Parts / Assembly - PARACHUTE
Like a protective parent you only want the best for your payload, so when it comes to dropping it from over 30 thousand metres it’s important that a bumpy landing isn’t on the cards. Worry not you’ll find exactly what you need here. Our parachutes are designed and tested with near space flight in mind; now used on all our launches they give us peace of mind regardless of our payload spec.
When it comes to parachute deployment the SentIntoSpace mantra still applies as appropriately as ever – ‘the simpler the better’. We adopt a 3 stage system: balloon, parachute, payload – see image below.
During the ascent the parachute is pulled taught by the balloon and therefore has a relatively narrow profile, making it less susceptible to crosswinds. When the balloon bursts the parachute is released and the canopy able to open and spread. All in all the assembly is simple, all that really needs to be considered is the distance used between the payload and the parachute and the parachute and the balloon.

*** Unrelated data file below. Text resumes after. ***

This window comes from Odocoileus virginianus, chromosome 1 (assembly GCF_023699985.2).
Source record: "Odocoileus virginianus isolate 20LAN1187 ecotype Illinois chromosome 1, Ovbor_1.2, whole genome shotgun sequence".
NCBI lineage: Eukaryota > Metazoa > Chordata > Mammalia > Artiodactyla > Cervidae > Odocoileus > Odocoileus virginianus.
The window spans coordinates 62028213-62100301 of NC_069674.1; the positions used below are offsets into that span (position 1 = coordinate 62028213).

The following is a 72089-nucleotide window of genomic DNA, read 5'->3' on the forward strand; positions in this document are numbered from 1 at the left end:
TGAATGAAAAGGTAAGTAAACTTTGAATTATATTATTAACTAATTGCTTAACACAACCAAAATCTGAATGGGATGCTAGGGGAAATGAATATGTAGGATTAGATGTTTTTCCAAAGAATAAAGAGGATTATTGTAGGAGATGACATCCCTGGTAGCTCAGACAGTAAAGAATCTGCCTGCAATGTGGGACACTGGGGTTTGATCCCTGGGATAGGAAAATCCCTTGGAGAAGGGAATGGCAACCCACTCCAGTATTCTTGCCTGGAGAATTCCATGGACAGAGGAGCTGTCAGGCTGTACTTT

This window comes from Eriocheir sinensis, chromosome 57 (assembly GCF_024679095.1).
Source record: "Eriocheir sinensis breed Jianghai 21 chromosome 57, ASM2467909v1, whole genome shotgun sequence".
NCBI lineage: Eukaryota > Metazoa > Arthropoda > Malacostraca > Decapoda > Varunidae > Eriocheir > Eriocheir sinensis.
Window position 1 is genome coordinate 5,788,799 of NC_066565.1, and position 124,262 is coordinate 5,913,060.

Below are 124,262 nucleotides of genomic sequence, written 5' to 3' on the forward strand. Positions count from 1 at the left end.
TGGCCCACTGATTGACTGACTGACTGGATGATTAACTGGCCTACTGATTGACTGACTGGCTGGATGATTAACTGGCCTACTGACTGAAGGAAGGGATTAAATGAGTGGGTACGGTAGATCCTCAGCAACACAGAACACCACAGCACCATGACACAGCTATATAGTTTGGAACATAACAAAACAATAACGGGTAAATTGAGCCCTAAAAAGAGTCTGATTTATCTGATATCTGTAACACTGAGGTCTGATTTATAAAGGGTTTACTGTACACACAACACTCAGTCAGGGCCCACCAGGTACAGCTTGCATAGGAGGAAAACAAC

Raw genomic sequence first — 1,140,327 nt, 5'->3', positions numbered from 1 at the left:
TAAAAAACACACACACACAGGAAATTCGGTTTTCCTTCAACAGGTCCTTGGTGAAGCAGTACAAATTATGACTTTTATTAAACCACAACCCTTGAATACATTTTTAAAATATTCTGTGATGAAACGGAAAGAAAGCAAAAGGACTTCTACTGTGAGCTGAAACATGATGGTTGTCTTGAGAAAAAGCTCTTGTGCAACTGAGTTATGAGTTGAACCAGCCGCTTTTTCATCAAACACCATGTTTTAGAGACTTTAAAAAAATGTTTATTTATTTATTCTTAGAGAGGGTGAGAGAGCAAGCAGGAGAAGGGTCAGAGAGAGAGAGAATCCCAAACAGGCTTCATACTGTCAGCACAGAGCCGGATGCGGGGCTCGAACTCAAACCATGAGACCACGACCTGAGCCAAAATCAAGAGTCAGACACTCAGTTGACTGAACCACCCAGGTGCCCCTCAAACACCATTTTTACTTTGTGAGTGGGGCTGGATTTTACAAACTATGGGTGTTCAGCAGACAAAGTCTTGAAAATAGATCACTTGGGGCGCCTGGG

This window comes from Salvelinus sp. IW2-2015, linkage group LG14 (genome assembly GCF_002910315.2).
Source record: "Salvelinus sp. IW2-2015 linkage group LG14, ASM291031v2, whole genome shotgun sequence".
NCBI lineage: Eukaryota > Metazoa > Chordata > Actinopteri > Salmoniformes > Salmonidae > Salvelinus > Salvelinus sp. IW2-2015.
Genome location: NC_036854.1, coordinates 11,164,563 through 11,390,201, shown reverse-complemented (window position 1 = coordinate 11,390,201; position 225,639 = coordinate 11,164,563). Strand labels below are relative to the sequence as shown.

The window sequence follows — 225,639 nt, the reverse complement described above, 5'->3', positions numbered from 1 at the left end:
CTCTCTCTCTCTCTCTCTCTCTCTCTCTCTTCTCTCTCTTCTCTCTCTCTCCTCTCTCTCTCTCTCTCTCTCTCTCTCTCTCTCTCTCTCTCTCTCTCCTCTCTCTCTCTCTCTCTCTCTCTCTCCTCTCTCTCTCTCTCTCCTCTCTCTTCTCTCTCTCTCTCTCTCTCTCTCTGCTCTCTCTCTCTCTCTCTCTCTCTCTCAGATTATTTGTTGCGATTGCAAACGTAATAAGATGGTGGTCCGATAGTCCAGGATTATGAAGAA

LAUNCHING IN LOW TO NO WIND (RECOMMENDED)
Wind conditions on the day significantly affect both the ease of launch and the likelihood of you encountering a problem. We recommend launching in very low wind conditions but understand this is not always possible.
Ultimately we want to try and maximise the suspension line from the balloon to the parachute (see above image). This means that any movement by the balloon is dissipated before it reaches the parachute and payload. In short the longer the line the less jerky the footage. Of course we don’t want to go too long as this can reduce control when launching.
LAUNCHING IN HIGHER WINDS (NOT RECOMMENDED)
If wind is not of your side on the day don’t be afraid to postpone the launch! If you’re going to plough on regardless then you might want to think about shortening some of the suspension lines. This makes the payload less likely to swing uncontrollably into the ground when you release it.
- Securing lines can be as simple as knotting them together – just make sure they’re secure (no rushing!).
- Ensure the payload is level when suspended – shorten or lengthen lines to get the angle you want for your camera.